ivykaty44 Thu 08-Sep-16 14:56:33

BofS the interest earned on savings accounts is so low that you would usually save more on your mortgage payments by paying off part of your mortgage with the same amount, if mortgage rates are higher than savings rates.

BarbaraofSeville Thu 08-Sep-16 15:11:04

I don't think it is necessarily a good idea to commit the money to paying off the mortgage when you don't know how long he is going to be out of work - he could get another great job next week.

Or they could need the money for other living expenses or he might decide to start a business and need capital which he won't be able to borrow if unemployed.

Also, there are many of us getting up to 5% on savings in current accounts on five figure sums, although I accept that this may change over the coming months.

My mortgage interest rate is 0.6% so paying it off makes no sense whatsover. You can't assume they can't beat their mortgage rate with savings - many can.

user1473282350 Thu 08-Sep-16 15:25:19

Other companies that plan to downsize may want to employ him for all the reasons he's worried he won't get another job!

Check now what your PhD institutions allowance is for emergency funding and loans. We can be given up to 8,000 either as a repayable loan or as a one-off payment. Our department also helps out with financial hardship situations by letting those PhD students do the paid open day / mentoring / abnormal activity roles. Do you demonstrate or lecture? Could you do private tutoring if needed?

I'd cut right back on spending now - and start a saving accounts for bills - or, top up those accounts now so you know you don't have to worry about them for the next year.

Svalberg Thu 08-Sep-16 16:33:51

"He needs to sign on as soon as he hits the redundancy then he will get entitlement to free prescriptions, council tax reduction etc. All worth having. "

He won't get any of those things unless he's on income based JSA. The last time I looked, you had to have under 8K of savings to be eligible for this (and a decent redundancy package should be more than that)

In addition, he will have paid more than his year's NI contributions already, so there will be no benefit whatsoever to signing on. In fact, as they expect you to spend 40 hours per week jobsearching, and showing them evidence of this, it will probably be counterproductive.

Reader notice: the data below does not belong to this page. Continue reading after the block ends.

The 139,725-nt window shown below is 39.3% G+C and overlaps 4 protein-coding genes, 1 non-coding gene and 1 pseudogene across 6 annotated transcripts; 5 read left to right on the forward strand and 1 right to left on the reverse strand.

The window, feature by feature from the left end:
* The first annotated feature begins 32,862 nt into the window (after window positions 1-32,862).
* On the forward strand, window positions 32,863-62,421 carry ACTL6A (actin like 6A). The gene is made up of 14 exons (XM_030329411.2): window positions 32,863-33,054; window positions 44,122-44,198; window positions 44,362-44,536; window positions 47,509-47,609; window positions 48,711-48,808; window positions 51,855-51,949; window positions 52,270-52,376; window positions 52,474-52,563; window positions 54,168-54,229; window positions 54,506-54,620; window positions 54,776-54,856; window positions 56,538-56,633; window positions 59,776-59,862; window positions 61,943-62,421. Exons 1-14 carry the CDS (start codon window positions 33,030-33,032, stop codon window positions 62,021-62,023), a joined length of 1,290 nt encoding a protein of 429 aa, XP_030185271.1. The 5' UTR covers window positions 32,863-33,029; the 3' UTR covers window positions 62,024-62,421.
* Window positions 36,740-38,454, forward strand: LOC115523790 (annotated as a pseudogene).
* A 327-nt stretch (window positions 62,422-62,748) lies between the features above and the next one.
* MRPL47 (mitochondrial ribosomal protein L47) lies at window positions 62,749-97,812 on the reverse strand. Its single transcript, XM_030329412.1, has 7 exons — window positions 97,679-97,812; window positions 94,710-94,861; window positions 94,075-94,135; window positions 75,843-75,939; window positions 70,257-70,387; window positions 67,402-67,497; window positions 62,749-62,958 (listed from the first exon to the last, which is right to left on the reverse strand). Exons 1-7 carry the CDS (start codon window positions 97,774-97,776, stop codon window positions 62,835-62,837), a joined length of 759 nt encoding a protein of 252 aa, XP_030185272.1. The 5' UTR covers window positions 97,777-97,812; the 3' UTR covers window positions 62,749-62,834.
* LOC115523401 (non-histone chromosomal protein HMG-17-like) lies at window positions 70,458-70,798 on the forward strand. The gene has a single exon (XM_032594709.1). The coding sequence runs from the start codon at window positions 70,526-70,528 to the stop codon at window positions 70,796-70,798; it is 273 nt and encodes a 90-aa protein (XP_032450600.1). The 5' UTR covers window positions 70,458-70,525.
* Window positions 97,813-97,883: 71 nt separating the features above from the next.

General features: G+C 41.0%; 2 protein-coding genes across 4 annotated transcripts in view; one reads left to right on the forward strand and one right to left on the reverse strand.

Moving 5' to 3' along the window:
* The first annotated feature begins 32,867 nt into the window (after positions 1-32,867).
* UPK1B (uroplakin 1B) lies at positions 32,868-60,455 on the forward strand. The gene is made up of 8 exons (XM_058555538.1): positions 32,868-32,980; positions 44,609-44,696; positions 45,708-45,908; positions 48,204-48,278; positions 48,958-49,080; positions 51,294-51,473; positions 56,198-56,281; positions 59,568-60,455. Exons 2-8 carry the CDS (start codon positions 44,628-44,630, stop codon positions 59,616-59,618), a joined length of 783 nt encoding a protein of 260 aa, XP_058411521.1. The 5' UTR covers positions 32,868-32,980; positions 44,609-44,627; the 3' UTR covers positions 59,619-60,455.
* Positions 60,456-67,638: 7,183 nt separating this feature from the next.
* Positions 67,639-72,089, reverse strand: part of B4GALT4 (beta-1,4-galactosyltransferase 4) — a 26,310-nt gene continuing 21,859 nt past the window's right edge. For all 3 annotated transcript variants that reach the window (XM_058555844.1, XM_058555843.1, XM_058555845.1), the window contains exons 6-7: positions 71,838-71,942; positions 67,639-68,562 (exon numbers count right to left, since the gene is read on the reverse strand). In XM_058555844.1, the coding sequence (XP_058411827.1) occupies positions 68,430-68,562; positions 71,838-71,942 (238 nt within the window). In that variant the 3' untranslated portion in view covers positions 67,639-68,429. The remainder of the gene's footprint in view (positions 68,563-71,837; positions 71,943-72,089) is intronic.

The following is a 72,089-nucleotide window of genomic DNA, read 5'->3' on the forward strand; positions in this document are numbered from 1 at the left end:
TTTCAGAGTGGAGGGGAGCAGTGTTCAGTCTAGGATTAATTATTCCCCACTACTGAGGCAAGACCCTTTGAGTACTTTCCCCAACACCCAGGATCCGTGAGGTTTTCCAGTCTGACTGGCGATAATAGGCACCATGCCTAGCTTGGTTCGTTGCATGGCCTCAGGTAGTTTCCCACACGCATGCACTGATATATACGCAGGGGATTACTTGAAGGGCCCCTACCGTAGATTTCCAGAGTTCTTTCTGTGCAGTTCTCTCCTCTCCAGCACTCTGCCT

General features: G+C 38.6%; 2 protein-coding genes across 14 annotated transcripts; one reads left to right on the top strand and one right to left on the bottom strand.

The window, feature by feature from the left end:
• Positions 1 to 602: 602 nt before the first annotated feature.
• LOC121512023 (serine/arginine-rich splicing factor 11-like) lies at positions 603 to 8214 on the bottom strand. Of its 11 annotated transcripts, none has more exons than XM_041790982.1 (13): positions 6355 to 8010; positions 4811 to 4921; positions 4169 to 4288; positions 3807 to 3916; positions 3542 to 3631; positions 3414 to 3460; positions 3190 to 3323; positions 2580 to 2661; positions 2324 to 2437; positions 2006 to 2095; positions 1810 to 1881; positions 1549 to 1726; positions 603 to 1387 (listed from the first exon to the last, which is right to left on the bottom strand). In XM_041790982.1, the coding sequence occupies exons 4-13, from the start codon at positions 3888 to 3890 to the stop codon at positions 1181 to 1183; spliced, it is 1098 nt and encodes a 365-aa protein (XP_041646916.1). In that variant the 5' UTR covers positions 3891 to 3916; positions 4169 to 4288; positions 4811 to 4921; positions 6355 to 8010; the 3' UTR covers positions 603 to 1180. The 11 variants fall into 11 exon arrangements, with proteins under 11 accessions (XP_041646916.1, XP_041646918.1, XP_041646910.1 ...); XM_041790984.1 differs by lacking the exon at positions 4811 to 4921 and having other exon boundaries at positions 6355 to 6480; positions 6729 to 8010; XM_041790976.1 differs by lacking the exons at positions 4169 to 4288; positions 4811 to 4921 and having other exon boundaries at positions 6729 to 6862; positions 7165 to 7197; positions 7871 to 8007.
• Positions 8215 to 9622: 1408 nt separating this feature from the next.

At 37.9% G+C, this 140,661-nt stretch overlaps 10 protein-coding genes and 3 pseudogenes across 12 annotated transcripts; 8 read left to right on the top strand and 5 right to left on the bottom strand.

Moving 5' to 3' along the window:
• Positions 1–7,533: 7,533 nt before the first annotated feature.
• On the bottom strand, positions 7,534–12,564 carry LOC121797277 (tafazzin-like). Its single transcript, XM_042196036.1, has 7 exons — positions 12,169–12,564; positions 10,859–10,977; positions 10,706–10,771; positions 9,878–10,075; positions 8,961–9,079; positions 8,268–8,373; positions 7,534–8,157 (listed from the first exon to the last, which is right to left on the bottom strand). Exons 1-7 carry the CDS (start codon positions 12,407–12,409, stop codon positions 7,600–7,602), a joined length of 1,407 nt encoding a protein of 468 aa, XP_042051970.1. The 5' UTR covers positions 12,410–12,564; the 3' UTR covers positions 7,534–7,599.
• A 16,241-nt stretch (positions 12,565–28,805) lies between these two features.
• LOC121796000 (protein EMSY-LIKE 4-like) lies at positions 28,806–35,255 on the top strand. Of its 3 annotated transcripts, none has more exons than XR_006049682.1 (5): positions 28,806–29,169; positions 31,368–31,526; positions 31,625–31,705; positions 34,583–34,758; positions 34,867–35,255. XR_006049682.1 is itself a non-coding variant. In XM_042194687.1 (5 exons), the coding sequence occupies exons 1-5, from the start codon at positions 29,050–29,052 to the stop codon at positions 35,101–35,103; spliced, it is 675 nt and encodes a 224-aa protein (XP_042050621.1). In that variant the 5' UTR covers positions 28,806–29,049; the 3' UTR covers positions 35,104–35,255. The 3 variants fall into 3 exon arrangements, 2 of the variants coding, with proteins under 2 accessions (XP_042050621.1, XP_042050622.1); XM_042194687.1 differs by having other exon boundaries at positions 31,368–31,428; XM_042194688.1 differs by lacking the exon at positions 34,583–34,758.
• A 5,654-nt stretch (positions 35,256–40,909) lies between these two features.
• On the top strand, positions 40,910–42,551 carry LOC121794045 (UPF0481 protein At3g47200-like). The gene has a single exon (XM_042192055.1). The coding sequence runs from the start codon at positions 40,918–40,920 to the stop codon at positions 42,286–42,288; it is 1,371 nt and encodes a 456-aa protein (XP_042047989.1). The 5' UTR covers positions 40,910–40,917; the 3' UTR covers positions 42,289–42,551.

He won't be able to sign on whilst he's on gardening leave either, and if he's got holiday days accrued, until these have timed out.

Mittensonastring Thu 08-Sep-16 16:39:53

He could claim contribution based JSA after gardening leave and the amount of savings he has is irrelevant. He wouldn't be entitled to any other benefits.

ivykaty44 Thu 08-Sep-16 18:33:02

Bofs
The OPs mortgage is flexible, so maybe able to withdraw. But at a rate of 0.6 that would as I said be lower than savings rate and as I said only do it if your rates of mortgage is higher than savings rate.

Svalberg Fri 09-Sep-16 09:48:28

He could claim contribution based JSA after gardening leave and the amount of savings he has is irrelevant. He wouldn't be entitled to any other benefits.

He could. And he needs to if he doesn't get a job by next year to get the NI credits for his pension. However, the hoops that they make you jump through in looking for work (looking for jobs in not the best possible way for his circumstances) make it borderline not worth it for the amount you get, until you really need to.

ScaredAboutTheFuture Sun 25-Sep-16 22:48:35

Can claim contribution based JSA for 6 mths. Will likely have too much capital to claim after that.

Careful what you do with the money as you can be accused of deprivation of income if you pay off your mortgage and then claim JSA

ScaredAboutTheFuture Sun 02-Oct-16 05:25:28

OP - how are you? What have you decided to do with the redundancy money?

Join the discussion

Join the discussion

Registering is free, easy, and means you can join in the discussion, get discounts, win prizes and lots more.

Register now